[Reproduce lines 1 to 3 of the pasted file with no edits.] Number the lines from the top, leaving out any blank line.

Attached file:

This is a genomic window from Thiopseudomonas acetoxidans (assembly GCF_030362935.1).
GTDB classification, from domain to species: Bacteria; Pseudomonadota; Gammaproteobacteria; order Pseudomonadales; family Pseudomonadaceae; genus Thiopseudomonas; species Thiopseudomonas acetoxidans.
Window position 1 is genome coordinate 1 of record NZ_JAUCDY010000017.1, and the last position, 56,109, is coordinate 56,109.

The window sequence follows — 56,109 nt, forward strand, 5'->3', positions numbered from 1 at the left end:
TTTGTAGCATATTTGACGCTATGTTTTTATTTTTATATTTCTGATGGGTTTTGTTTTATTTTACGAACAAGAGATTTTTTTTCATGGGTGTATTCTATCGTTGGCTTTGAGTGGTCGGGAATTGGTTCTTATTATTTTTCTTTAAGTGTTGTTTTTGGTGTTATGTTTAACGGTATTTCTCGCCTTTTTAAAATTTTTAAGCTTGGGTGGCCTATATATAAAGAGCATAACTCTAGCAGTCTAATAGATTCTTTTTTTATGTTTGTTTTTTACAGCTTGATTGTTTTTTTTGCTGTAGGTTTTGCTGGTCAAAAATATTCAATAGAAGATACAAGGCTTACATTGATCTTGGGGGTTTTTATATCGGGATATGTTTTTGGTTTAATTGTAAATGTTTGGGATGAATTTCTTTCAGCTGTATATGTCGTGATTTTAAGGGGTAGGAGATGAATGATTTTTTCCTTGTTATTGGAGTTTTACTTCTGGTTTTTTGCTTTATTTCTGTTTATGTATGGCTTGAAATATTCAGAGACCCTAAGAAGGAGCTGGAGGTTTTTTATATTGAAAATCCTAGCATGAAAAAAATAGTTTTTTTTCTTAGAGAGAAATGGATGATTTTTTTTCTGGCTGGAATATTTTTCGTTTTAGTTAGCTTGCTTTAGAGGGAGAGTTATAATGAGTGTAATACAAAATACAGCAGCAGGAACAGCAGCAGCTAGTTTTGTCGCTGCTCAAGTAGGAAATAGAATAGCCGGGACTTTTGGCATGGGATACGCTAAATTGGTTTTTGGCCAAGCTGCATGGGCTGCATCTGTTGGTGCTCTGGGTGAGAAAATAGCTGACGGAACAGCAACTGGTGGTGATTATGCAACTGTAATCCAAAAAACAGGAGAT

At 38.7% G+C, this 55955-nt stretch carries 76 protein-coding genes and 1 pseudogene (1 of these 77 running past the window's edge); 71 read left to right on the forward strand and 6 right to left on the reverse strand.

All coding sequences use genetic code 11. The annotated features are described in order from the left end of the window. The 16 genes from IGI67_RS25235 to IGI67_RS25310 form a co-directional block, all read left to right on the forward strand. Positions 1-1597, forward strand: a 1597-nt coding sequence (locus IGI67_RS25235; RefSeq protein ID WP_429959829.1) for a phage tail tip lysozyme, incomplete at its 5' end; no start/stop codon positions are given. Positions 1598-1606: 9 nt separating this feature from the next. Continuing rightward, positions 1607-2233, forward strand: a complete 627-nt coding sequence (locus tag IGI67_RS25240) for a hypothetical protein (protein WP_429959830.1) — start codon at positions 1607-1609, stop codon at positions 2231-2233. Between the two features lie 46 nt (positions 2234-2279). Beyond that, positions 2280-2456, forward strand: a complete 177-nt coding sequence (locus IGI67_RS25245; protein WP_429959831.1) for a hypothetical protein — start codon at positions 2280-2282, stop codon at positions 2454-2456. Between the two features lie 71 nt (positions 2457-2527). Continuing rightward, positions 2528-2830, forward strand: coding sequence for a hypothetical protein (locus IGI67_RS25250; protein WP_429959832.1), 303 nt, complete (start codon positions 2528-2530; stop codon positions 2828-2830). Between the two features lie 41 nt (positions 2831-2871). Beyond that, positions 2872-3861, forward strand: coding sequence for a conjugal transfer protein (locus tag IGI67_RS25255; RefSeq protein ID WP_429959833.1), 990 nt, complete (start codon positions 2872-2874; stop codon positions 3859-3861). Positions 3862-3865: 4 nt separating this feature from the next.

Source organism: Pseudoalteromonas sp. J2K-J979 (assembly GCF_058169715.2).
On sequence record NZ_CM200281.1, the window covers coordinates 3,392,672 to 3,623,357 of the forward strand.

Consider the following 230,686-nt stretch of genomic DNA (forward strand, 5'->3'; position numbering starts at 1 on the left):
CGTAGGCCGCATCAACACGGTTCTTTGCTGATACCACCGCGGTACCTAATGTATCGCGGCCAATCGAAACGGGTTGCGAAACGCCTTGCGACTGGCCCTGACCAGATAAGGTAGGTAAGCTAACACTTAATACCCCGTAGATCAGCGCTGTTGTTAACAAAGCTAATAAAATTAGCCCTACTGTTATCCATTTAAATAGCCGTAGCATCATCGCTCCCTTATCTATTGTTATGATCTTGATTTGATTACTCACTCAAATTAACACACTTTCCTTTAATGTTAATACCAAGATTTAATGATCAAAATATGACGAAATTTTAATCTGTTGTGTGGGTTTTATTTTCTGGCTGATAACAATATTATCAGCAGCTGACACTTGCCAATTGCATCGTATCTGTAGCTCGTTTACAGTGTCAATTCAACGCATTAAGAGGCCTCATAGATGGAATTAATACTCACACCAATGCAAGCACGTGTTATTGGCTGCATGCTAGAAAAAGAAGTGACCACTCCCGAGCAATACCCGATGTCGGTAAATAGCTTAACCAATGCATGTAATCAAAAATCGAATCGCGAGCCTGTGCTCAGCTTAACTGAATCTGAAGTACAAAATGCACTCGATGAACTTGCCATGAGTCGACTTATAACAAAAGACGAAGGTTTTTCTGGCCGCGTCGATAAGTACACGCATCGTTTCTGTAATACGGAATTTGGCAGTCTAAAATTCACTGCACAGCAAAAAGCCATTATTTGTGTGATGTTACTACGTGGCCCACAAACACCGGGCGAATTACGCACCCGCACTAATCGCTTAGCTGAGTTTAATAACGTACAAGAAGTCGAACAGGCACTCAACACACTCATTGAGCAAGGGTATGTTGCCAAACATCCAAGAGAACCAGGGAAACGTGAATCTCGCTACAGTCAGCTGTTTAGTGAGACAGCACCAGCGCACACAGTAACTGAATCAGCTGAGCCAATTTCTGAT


This is a genomic window from Thiopseudomonas acetoxidans (assembly GCF_030362935.1).
GTDB classification, from domain to species: Bacteria; Pseudomonadota; Gammaproteobacteria; order Pseudomonadales; family Pseudomonadaceae; genus Thiopseudomonas; species Thiopseudomonas acetoxidans.
Window position 1 is genome coordinate 1 of record NZ_JAUCDY010000017.1, and the last position, 56,109, is coordinate 56,109.